Setting up a development environment

Build requirements

The minimum requirements are:

  • CMake >= 3.10, and an associated build system (make, ninja, Visual Studio, etc.)

  • C99 compiler

  • C++11 compiler

  • PROJ >= 6.0

  • SWIG >= 4.0.2, for building bindings to other programming languages, such as Python

  • Python, for running the test suite

A number of optional libraries are also strongly recommended for most builds: SQLite3, expat, libcurl, zlib, libtiff, libgeotiff, libpng, libjpeg, etc. Consult Raster drivers and Vector drivers pages for information on dependencies of optional drivers.


If SWIG 4.0.2 is not provided by system package manager, it can be built and installed from source using the following commands:

export SWIG_PREFIX=/path/to/install
export SWIG_VERSION=4.0.2

mkdir /tmp/swig/
cd /tmp/swig/
wget${SWIG_VERSION}/swig-${SWIG_VERSION}.tar.gz/download -O swig-${SWIG_VERSION}.tar.gz
tar xf swig-${SWIG_VERSION}.tar.gz
cd swig-${SWIG_VERSION}
./configure --prefix=$SWIG_PREFIX
make install

The path to the updated version of SWIG can be provided to provided to cmake using -DSWIG_EXECUTABLE=$SWIG_PREFIX/bin/swig.


Vagrant is a tool that works with a virtualization product such as VirtualBox to create a reproducible development environment. GDAL includes a Vagrant configuration file that sets up an Ubuntu virtual machine with a comprehensive set of dependencies.

Once Vagrant has been installed and the GDAL source downloaded, the virtual machine can be set up by running the following from the source root directory:

# VAGRANT_VM_CPU=number_of_cpus
vagrant up

The source root directory is exposed inside the virtual machine at /vagrant, so changes made to GDAL source files on the host are seen inside the VM. To rebuild GDAL after changing source files, you can connect to the VM and re-run the build command:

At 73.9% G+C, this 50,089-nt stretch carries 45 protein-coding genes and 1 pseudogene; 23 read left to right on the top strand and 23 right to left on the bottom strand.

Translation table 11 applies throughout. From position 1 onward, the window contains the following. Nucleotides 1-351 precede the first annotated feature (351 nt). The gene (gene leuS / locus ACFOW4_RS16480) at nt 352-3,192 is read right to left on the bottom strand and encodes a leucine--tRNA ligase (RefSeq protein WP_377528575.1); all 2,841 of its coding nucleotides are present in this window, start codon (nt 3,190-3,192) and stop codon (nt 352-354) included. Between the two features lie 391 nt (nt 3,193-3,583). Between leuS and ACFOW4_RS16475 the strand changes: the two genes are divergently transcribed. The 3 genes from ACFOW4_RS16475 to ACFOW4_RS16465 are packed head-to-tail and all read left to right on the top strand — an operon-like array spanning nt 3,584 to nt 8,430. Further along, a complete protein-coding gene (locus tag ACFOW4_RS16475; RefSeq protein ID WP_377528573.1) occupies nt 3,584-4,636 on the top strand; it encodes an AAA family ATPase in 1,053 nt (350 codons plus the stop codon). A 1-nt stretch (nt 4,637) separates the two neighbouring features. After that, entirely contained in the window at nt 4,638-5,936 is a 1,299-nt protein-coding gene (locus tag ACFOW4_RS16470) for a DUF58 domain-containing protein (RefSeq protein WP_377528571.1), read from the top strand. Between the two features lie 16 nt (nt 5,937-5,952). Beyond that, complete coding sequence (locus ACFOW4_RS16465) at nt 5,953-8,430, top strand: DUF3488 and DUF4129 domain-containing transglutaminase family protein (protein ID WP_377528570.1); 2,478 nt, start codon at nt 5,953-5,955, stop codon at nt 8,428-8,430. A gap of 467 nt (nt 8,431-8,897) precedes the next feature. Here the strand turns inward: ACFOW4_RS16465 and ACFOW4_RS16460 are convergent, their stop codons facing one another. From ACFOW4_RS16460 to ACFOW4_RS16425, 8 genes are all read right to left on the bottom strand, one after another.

vagrant ssh
cmake --build .

Note that the following directories on the host will be created (and can be removed if the Vagrant environment is no longer needed):

  • ../apt-cache/ubuntu/jammy64: contains a cache of Ubuntu packages of the VM, to allow faster VM reconstruction

  • build_vagrant: CMake build directory

  • ccache_vagrant: CCache directory

Building on Windows with Conda dependencies and Visual Studio

It is less appropriate for Debug builds of GDAL, than other methods, such as using vcpkg.

Install git

Install git

Install miniconda

Install miniconda

Install GDAL dependencies

Start a Conda enabled console and assuming there is a c:\dev directory

cd c:\dev
conda create --name gdal
conda activate gdal
conda install --yes --quiet curl libiconv icu git python=3.7 swig numpy pytest zlib clcache
conda install --yes --quiet -c conda-forge compilers
conda install --yes --quiet -c conda-forge \
    cmake proj geos hdf4 hdf5 \
    libnetcdf openjpeg poppler libtiff libpng xerces-c expat libxml2 kealib json-c \
    cfitsio freexl geotiff jpeg libpq libspatialite libwebp-base pcre postgresql \
    sqlite tiledb zstd charls cryptopp cgal librttopo libkml openssl xz


The compilers package will install vs2017_win-64 (at time of writing) to set the appropriate environment for cmake to pick up. It is also possible to use the vs2019_win-64 package if Visual Studio 2019 is to be used.

Checkout GDAL sources

cd c:\dev
git clone

Build GDAL

From a Conda enabled console

conda activate gdal
cd c:\dev\gdal
cmake --build build --config Release -j 8